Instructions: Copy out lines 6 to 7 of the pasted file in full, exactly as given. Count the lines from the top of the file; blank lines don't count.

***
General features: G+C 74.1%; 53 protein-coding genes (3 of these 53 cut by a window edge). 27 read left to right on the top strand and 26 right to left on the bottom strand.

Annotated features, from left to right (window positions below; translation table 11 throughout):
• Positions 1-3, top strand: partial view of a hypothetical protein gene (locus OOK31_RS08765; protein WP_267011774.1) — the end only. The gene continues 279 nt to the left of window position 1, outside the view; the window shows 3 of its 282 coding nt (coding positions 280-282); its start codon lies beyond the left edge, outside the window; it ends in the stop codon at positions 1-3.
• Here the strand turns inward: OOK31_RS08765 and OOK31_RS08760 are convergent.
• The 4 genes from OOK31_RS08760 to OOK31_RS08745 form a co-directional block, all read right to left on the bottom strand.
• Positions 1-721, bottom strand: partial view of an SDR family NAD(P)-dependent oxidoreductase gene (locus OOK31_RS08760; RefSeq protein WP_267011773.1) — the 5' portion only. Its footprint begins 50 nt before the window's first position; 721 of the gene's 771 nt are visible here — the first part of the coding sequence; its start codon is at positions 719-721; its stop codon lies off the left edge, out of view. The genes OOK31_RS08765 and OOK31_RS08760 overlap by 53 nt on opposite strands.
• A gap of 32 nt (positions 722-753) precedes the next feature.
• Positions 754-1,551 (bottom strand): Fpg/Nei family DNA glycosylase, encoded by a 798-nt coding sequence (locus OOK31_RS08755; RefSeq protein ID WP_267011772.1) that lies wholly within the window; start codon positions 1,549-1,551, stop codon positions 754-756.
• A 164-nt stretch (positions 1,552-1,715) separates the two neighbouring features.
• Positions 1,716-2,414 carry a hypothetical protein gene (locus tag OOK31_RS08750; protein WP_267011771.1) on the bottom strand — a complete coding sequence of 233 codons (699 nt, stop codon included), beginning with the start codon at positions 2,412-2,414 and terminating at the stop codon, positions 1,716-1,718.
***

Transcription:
• Positions 1-721, bottom strand: partial view of an SDR family NAD(P)-dependent oxidoreductase gene (locus OOK31_RS08760; RefSeq protein WP_267011773.1) — the 5' portion only. Its footprint begins 50 nt before the window's first position; 721 of the gene's 771 nt are visible here — the first part of the coding sequence; its start codon is at positions 719-721; its stop codon lies off the left edge, out of view. The genes OOK31_RS08765 and OOK31_RS08760 overlap by 53 nt on opposite strands.
• A gap of 32 nt (positions 722-753) precedes the next feature.